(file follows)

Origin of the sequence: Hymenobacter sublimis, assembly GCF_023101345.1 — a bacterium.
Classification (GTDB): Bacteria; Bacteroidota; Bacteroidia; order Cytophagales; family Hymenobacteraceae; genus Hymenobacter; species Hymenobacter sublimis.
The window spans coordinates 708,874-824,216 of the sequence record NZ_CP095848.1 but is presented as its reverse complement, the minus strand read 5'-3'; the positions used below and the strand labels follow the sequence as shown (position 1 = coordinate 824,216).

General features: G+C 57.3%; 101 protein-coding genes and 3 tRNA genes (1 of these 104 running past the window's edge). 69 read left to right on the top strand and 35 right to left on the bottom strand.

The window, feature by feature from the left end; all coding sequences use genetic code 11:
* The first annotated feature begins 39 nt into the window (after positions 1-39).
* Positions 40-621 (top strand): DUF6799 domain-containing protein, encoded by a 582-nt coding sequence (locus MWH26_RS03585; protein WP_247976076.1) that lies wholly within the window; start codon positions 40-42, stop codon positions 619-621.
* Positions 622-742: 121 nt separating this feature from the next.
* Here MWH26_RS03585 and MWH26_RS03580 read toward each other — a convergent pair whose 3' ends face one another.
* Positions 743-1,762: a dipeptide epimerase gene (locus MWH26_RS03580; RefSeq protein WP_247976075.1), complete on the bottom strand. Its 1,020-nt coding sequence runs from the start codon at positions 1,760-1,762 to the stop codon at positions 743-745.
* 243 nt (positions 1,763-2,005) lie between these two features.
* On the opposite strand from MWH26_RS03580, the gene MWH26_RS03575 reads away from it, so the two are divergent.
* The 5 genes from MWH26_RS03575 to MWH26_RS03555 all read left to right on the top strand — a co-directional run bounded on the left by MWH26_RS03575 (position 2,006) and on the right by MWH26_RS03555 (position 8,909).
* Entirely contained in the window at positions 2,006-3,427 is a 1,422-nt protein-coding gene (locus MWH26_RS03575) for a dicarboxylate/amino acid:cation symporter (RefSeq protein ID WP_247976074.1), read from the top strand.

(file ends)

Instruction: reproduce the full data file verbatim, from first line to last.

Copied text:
Origin of the sequence: Hymenobacter sublimis, assembly GCF_023101345.1 — a bacterium.
Classification (GTDB): Bacteria; Bacteroidota; Bacteroidia; order Cytophagales; family Hymenobacteraceae; genus Hymenobacter; species Hymenobacter sublimis.
The window spans coordinates 708,874-824,216 of the sequence record NZ_CP095848.1 but is presented as its reverse complement, the minus strand read 5'-3'; the positions used below and the strand labels follow the sequence as shown (position 1 = coordinate 824,216).

General features: G+C 57.3%; 101 protein-coding genes and 3 tRNA genes (1 of these 104 running past the window's edge). 69 read left to right on the top strand and 35 right to left on the bottom strand.

The window, feature by feature from the left end; all coding sequences use genetic code 11:
* The first annotated feature begins 39 nt into the window (after positions 1-39).
* Positions 40-621 (top strand): DUF6799 domain-containing protein, encoded by a 582-nt coding sequence (locus MWH26_RS03585; protein WP_247976076.1) that lies wholly within the window; start codon positions 40-42, stop codon positions 619-621.
* Positions 622-742: 121 nt separating this feature from the next.
* Here MWH26_RS03585 and MWH26_RS03580 read toward each other — a convergent pair whose 3' ends face one another.
* Positions 743-1,762: a dipeptide epimerase gene (locus MWH26_RS03580; RefSeq protein WP_247976075.1), complete on the bottom strand. Its 1,020-nt coding sequence runs from the start codon at positions 1,760-1,762 to the stop codon at positions 743-745.
* 243 nt (positions 1,763-2,005) lie between these two features.
* On the opposite strand from MWH26_RS03580, the gene MWH26_RS03575 reads away from it, so the two are divergent.
* The 5 genes from MWH26_RS03575 to MWH26_RS03555 all read left to right on the top strand — a co-directional run bounded on the left by MWH26_RS03575 (position 2,006) and on the right by MWH26_RS03555 (position 8,909).
* Entirely contained in the window at positions 2,006-3,427 is a 1,422-nt protein-coding gene (locus MWH26_RS03575) for a dicarboxylate/amino acid:cation symporter (RefSeq protein ID WP_247976074.1), read from the top strand.